​How to write the perfect design brief

Colourful Design Strategy’s Emily Penny on how clients can write the perfect design brief and how designers can make sense of them. 

Chloe Robertson

Source: Chloe Robertson

A creative agency gets all kinds of enquiries, from the formal tender document that resembles a tax return to a phone call that starts with “I think I need some help.” Having run my own consultancy and spent years in business development at other design agencies too, I’m used to being first in line to see any new briefs. I’ve seen lots. And it’s my job to make sense of them and respond.

On first sight of a brief, an agency wants to get to grips with the design problem and the kind of brainpower and deliverables needed. They want to get a feel for the overall scale of the task and a sense of the kind of journey it will entail. They need to determine their fit and enthusiasm for the job, and all of this will help them to gauge how to respond.

The brief should engage the creative team in the challenge and get their brains whirring, but at the same time clearly lay out the requirements so that the job can be priced. As with any communication, you want your audience to understand and connect with the issues, so there’s an element of storytelling at play.

Here are a few thoughts on how best to do it:

Talk it through

First of all, there is no substitute for a face-to-face briefing. A client’s body language, tone and anecdotes all communicate volumes about the real issues and insights over and above any written document. You’re aiming to be creative partners, and the commissioning process is as much about the chemistry as it is about the fees, so for both sides it’s worth laying the foundations of this relationship as soon as possible.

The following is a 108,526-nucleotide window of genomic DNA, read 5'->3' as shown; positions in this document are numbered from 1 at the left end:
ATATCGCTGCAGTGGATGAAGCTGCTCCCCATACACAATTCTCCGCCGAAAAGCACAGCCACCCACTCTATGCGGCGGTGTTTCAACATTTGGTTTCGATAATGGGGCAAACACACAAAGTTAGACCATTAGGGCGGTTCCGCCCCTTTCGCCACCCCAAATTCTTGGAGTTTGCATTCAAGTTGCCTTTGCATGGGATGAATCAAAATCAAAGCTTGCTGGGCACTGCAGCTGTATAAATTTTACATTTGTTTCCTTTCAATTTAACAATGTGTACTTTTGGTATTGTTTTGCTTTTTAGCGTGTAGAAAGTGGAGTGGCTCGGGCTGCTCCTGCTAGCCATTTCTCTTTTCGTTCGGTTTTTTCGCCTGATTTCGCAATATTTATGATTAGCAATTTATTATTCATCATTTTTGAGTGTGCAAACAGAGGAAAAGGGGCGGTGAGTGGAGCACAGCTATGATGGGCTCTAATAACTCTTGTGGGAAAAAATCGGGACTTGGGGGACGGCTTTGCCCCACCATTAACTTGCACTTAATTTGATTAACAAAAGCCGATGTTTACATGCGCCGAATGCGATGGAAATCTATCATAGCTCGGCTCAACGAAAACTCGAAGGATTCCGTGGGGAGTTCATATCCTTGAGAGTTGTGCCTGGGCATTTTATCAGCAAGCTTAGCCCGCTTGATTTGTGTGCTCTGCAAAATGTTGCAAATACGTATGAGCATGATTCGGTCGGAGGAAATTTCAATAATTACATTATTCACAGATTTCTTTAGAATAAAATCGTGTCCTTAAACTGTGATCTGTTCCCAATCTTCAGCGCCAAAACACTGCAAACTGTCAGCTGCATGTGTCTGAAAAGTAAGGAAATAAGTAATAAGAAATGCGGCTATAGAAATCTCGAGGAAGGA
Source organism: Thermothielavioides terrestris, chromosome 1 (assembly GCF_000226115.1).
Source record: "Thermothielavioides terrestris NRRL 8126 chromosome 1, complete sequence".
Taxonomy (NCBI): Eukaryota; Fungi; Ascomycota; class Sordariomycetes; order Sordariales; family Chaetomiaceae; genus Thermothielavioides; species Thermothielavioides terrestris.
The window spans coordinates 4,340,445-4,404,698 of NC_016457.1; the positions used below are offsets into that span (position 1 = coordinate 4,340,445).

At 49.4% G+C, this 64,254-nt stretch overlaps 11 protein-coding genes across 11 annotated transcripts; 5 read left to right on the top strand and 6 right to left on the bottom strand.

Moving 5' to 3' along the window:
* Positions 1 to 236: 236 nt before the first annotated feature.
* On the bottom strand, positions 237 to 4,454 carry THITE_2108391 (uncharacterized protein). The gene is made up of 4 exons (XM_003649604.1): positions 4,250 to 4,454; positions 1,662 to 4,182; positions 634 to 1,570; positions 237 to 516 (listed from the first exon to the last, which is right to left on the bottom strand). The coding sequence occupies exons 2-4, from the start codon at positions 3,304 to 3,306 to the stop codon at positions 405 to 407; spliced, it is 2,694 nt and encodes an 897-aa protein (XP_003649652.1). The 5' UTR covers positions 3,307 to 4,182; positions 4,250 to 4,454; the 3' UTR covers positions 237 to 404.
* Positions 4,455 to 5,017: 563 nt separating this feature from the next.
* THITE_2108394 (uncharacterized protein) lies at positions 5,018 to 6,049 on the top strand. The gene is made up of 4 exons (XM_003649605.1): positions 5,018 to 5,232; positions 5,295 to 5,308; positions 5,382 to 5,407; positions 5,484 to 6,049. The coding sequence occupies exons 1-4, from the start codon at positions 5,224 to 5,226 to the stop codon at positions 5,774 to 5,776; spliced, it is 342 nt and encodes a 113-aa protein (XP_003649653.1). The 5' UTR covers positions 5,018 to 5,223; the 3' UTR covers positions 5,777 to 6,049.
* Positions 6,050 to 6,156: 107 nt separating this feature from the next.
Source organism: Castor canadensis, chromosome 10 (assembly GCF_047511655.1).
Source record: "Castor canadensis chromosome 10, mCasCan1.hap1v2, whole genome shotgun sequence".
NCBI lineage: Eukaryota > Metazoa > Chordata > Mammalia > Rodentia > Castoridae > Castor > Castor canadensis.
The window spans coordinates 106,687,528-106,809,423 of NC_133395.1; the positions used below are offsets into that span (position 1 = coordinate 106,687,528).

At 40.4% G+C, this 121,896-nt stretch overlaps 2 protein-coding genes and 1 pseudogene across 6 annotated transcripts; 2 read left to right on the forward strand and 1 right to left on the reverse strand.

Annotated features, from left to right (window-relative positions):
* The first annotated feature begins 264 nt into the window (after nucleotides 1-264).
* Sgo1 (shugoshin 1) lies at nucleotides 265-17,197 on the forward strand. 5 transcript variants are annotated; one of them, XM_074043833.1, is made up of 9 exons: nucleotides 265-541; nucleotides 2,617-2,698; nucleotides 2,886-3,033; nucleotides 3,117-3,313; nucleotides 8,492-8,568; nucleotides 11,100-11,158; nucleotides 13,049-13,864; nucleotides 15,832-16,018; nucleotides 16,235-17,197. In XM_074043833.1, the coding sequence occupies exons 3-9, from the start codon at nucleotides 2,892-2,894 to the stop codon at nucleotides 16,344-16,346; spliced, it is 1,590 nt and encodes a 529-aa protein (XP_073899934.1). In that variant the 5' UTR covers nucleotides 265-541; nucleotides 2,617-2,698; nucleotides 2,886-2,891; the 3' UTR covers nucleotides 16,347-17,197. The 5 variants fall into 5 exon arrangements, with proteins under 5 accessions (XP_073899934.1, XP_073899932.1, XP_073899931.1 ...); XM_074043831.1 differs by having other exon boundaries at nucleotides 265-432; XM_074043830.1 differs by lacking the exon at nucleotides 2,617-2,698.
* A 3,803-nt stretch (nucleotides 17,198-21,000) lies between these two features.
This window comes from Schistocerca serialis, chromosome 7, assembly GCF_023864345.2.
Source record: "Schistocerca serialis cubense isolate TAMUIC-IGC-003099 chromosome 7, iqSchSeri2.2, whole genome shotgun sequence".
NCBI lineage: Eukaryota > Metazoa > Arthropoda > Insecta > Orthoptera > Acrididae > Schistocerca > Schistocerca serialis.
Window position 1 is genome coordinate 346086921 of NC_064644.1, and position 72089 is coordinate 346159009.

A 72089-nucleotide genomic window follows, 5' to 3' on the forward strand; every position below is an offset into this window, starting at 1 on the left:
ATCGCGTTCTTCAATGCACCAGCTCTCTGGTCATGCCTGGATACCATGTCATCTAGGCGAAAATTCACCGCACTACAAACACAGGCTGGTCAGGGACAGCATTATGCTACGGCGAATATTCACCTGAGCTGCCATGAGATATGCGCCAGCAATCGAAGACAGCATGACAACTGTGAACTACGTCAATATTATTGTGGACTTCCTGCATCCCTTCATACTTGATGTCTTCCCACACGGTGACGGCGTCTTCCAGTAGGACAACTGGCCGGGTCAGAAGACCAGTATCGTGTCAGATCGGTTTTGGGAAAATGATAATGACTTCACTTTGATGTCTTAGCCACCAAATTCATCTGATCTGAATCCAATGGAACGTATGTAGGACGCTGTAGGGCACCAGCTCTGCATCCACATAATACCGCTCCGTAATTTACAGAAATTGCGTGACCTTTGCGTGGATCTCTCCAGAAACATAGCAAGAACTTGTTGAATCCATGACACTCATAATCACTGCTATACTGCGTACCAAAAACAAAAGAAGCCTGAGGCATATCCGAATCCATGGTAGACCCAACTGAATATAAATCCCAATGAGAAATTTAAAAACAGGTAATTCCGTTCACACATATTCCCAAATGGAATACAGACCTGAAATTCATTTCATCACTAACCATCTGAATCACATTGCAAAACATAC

Write it down

Yes, you do have to write it down. Even if you’ve talked it through, a written brief is essential. It might sound obvious and easy, but I know it’s not. Many clients avoiding putting pen to paper, I would guess in a bid to save time. But of course it doesn’t save anything in the long run. Agencies will write their own brief if it’s absent, but it’s never the same. A brief provides a level playing field for competitive tenders, and clarity for all parties going forward, not only for the agency team but for the broader client team too.

The good news is that a brief doesn’t have to be long. It’s much more important to be relevant and precise. Depending on the job, an email with a couple of bullet points might even be enough. A brief can always be revised and amended, but it’s better to start with something tangible. After all, it’s essentially the basis of a contract.

There are three parts to a brief: the context, the problem, and the deliverables. If you can describe the headlines to each of those out loud as if you’re telling a friend, you’ll have the overall thrust of the brief right there, so channel this focus into your written document. If you can’t commit to those three things in writing, it could signal that bigger decisions need to be resolved first.

Cover the context

The diligent will put huge amounts of detail into this section; a full history of the company, an audit of all the competitors, and a numerous appendices of customer research. The important thing is to make the information relevant to the project and appropriate in its detail. Work towards a digestible summary, which might include:

  • The story so far: your product, the background, the strategy going forwards
  • Your competitors: who’s doing what and how it’s relevant right now
  • Learnings: past successes or failures and what you’ve learnt from these